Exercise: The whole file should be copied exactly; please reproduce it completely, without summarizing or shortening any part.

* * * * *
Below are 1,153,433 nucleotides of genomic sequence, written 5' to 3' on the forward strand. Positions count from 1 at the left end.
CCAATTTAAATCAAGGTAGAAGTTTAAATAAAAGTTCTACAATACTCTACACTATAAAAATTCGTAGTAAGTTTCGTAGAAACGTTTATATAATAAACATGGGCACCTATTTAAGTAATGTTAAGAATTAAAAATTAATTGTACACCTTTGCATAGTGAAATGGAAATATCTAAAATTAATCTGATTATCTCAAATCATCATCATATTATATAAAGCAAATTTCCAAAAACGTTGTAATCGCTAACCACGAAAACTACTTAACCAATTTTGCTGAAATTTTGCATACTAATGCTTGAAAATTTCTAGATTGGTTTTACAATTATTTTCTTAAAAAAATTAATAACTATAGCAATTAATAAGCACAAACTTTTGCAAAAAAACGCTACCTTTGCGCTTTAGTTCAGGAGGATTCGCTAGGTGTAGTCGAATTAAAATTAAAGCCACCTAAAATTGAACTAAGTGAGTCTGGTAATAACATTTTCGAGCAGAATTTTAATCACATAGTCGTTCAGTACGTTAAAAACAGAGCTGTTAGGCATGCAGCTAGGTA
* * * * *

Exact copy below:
Below are 1,153,433 nucleotides of genomic sequence, written 5' to 3' on the forward strand. Positions count from 1 at the left end.
CCAATTTAAATCAAGGTAGAAGTTTAAATAAAAGTTCTACAATACTCTACACTATAAAAATTCGTAGTAAGTTTCGTAGAAACGTTTATATAATAAACATGGGCACCTATTTAAGTAATGTTAAGAATTAAAAATTAATTGTACACCTTTGCATAGTGAAATGGAAATATCTAAAATTAATCTGATTATCTCAAATCATCATCATATTATATAAAGCAAATTTCCAAAAACGTTGTAATCGCTAACCACGAAAACTACTTAACCAATTTTGCTGAAATTTTGCATACTAATGCTTGAAAATTTCTAGATTGGTTTTACAATTATTTTCTTAAAAAAATTAATAACTATAGCAATTAATAAGCACAAACTTTTGCAAAAAAACGCTACCTTTGCGCTTTAGTTCAGGAGGATTCGCTAGGTGTAGTCGAATTAAAATTAAAGCCACCTAAAATTGAACTAAGTGAGTCTGGTAATAACATTTTCGAGCAGAATTTTAATCACATAGTCGTTCAGTACGTTAAAAACAGAGCTGTTAGGCATGCAGCTAGGTA